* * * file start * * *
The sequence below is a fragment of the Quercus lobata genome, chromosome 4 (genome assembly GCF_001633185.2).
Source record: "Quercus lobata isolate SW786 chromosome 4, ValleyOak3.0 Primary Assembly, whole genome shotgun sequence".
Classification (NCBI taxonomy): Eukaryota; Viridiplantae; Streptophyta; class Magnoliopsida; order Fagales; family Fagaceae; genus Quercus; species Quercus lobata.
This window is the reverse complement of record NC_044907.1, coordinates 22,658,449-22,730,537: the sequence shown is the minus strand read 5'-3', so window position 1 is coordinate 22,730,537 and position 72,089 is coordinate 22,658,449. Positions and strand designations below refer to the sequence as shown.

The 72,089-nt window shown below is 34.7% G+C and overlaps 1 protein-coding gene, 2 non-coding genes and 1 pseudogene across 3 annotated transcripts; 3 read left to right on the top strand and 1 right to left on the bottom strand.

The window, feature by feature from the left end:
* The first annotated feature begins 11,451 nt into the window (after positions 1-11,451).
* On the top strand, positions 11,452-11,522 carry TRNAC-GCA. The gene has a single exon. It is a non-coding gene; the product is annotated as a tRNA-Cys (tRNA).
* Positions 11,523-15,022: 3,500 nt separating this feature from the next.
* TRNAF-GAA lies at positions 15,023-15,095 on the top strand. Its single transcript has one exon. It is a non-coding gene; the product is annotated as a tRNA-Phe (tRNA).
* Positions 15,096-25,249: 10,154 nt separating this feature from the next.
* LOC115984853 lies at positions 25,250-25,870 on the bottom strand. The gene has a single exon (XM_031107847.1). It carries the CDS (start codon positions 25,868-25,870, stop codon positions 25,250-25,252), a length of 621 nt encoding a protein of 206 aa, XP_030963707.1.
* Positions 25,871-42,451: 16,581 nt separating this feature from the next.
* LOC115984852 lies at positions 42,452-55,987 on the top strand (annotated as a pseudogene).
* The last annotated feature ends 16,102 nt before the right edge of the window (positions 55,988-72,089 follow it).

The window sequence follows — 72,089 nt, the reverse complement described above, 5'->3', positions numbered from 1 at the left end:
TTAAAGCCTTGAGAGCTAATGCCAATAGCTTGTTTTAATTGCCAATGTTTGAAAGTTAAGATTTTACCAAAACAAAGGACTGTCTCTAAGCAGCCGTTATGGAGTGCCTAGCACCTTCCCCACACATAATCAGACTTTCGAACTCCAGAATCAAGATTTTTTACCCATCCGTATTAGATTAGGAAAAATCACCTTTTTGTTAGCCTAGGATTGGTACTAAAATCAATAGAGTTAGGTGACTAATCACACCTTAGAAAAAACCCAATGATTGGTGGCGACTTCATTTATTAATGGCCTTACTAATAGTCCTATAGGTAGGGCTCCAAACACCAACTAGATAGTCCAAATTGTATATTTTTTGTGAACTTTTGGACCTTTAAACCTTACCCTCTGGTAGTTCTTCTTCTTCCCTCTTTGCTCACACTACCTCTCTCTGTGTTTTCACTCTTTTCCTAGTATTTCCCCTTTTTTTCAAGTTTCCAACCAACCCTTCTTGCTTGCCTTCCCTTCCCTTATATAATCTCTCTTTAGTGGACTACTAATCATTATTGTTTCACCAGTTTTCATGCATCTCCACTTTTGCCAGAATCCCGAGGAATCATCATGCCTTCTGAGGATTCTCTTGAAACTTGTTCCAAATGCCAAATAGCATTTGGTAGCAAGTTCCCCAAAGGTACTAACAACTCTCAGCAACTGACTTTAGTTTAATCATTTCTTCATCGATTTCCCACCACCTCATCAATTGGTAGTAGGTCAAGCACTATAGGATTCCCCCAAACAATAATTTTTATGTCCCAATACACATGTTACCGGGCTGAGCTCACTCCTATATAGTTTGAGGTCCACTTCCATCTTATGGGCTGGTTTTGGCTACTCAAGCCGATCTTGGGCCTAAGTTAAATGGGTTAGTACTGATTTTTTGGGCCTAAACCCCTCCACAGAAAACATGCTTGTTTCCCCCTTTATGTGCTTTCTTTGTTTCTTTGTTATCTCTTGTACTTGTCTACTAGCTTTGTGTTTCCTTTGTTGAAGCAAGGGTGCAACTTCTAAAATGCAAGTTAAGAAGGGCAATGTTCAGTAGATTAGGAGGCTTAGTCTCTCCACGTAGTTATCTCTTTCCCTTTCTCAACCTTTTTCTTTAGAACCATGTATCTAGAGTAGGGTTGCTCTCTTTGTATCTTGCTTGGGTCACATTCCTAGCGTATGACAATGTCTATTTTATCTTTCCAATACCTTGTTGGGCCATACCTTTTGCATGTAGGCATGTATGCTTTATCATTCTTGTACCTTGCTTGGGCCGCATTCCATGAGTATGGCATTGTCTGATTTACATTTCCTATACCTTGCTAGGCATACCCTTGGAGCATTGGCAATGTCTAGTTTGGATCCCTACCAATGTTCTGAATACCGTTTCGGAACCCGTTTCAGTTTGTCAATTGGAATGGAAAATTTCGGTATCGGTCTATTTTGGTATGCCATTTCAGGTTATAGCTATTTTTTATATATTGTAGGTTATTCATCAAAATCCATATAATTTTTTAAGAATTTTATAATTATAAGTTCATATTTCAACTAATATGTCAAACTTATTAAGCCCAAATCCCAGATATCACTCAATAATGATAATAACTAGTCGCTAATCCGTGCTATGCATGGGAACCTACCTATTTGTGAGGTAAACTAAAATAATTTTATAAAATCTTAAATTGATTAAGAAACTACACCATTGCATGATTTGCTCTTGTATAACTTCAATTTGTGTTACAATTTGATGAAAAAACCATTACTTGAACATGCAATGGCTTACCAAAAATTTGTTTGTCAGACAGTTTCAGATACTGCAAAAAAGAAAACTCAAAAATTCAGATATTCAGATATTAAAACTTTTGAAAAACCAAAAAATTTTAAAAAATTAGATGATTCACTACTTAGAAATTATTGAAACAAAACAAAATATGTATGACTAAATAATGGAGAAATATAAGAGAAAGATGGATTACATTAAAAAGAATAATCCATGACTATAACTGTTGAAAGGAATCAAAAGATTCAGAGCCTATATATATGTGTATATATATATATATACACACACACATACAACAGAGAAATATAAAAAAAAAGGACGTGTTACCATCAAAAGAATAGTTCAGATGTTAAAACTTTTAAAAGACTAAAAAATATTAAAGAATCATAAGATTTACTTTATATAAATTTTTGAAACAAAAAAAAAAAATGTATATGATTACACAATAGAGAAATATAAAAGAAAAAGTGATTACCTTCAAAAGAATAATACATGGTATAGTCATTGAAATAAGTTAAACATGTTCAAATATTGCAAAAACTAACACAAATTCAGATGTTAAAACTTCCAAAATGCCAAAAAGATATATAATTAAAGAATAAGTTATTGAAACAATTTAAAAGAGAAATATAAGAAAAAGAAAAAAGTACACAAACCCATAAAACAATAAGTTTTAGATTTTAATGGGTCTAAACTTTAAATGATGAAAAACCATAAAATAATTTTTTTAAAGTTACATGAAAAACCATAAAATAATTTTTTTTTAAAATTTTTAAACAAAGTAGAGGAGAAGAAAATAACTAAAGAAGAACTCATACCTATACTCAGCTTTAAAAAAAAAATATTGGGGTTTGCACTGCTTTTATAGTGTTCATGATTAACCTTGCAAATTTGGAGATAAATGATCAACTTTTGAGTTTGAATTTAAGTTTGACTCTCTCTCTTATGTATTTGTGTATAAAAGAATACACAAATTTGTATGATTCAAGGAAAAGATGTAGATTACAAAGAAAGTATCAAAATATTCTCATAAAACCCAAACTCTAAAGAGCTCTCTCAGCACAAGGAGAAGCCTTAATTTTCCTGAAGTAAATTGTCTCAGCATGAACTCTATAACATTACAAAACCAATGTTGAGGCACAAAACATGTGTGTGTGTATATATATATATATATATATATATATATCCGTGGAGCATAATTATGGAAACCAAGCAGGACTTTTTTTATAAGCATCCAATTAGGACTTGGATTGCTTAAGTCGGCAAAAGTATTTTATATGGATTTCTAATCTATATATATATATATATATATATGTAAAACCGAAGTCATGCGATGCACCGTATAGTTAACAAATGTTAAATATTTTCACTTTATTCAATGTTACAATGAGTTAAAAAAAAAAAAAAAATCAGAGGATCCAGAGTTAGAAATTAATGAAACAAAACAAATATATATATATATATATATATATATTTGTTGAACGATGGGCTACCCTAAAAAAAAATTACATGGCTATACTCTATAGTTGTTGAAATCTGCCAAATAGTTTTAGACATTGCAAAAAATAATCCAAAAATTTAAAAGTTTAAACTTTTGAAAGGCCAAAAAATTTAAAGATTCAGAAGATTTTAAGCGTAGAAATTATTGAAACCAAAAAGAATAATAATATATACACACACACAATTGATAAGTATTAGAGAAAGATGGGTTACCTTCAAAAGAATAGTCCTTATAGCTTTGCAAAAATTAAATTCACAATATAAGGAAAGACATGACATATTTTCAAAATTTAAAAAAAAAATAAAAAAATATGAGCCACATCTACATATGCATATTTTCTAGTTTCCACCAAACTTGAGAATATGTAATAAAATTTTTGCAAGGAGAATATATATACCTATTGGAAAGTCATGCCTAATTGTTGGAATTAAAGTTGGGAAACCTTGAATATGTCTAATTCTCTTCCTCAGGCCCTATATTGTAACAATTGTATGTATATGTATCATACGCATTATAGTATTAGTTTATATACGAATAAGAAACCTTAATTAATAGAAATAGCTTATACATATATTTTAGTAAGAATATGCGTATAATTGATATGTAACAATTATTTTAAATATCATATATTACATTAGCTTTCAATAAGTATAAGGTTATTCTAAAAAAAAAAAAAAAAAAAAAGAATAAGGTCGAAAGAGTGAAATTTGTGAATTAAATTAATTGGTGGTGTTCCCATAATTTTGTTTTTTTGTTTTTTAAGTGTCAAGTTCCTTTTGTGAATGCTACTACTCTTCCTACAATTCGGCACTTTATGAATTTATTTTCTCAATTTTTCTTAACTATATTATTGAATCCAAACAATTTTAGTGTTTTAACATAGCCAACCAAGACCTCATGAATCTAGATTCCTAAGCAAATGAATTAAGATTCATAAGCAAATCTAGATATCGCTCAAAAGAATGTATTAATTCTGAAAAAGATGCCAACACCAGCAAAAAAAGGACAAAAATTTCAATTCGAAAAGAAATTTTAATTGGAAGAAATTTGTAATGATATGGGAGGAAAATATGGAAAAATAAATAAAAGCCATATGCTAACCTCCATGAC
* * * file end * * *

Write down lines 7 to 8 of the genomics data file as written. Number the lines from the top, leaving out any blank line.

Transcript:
* The first annotated feature begins 11,451 nt into the window (after positions 1-11,451).
* On the top strand, positions 11,452-11,522 carry TRNAC-GCA. The gene has a single exon. It is a non-coding gene; the product is annotated as a tRNA-Cys (tRNA).